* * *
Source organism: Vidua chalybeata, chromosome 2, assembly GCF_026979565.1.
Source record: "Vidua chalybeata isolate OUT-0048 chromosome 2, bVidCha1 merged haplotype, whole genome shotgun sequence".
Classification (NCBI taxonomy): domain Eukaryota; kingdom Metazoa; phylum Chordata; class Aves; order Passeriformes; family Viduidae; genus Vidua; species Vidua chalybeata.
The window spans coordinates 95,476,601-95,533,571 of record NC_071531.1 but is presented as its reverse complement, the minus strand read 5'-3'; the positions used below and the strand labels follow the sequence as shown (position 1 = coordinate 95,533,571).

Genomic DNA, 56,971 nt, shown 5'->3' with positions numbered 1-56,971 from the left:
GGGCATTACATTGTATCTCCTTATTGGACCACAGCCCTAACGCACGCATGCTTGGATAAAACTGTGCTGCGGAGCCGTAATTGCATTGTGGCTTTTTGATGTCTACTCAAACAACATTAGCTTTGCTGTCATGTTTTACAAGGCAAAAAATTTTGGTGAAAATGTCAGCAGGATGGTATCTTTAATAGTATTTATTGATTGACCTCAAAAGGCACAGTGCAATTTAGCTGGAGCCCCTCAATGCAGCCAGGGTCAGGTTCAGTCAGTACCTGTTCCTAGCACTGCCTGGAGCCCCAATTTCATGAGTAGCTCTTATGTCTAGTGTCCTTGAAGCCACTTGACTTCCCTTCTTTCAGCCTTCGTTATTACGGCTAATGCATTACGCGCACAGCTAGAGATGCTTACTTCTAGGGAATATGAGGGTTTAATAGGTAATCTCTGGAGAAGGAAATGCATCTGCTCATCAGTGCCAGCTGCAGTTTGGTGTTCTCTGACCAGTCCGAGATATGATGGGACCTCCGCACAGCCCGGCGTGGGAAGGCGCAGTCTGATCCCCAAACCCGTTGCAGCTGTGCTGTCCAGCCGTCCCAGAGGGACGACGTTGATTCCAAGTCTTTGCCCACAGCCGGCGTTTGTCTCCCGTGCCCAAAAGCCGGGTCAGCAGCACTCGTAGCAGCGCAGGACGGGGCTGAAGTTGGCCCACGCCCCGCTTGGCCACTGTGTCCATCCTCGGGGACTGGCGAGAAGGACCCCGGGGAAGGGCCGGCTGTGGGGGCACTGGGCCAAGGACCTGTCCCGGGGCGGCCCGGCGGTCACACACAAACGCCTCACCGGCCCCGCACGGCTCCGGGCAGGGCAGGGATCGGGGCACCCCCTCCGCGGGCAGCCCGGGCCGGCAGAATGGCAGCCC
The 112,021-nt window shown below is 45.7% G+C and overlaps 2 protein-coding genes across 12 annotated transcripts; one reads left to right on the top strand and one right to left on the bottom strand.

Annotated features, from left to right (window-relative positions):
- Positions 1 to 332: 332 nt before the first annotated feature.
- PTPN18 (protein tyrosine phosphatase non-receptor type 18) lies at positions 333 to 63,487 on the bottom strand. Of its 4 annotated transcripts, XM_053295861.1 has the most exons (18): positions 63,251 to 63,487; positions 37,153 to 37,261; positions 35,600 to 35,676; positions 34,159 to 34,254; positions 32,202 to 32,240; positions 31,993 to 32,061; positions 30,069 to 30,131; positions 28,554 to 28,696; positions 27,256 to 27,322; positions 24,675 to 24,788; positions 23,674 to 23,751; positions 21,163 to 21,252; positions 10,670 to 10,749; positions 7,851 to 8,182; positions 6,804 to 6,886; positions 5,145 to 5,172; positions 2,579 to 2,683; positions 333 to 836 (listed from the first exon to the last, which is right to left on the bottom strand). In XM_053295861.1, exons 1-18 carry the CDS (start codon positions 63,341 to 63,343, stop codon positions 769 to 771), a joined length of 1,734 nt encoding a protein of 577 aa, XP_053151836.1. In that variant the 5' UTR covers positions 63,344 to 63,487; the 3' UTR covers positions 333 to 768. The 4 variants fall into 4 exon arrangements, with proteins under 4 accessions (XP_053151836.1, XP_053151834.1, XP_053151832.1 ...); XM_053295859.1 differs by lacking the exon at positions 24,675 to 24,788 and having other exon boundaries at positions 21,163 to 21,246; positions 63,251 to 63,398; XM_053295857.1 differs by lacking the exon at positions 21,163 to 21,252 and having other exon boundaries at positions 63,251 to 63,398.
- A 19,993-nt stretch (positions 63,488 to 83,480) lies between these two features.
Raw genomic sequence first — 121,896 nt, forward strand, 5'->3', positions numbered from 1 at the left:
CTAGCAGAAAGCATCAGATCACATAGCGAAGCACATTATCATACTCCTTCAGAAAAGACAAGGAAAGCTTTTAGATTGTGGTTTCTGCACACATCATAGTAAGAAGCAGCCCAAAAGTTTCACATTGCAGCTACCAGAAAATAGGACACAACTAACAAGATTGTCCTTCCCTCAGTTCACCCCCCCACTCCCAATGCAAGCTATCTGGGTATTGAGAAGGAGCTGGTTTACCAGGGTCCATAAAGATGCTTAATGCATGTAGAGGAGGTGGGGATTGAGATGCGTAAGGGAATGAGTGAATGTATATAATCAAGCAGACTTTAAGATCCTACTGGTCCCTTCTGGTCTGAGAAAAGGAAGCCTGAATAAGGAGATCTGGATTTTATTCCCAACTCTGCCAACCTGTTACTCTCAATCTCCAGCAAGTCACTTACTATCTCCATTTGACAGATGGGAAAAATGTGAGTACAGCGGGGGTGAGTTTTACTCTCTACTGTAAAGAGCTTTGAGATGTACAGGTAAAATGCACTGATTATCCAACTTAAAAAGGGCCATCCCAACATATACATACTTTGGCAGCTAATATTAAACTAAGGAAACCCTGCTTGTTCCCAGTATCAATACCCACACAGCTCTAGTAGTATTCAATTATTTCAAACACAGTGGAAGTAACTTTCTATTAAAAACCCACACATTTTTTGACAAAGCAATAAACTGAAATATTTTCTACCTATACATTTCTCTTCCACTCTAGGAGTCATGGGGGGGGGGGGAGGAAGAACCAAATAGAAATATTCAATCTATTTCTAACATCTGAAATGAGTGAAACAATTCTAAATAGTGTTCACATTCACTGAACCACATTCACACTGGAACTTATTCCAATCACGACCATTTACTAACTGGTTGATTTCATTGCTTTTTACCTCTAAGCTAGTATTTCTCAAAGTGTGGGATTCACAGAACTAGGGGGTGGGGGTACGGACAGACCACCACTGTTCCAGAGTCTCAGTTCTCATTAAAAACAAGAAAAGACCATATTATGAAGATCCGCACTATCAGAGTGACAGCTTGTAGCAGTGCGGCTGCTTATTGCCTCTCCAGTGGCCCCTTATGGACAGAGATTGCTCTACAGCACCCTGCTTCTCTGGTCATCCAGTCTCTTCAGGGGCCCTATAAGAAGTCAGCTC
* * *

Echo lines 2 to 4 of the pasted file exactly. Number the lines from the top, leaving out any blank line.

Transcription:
Source record: "Vidua chalybeata isolate OUT-0048 chromosome 2, bVidCha1 merged haplotype, whole genome shotgun sequence".
Classification (NCBI taxonomy): domain Eukaryota; kingdom Metazoa; phylum Chordata; class Aves; order Passeriformes; family Viduidae; genus Vidua; species Vidua chalybeata.
The window spans coordinates 95,476,601-95,533,571 of record NC_071531.1 but is presented as its reverse complement, the minus strand read 5'-3'; the positions used below and the strand labels follow the sequence as shown (position 1 = coordinate 95,533,571).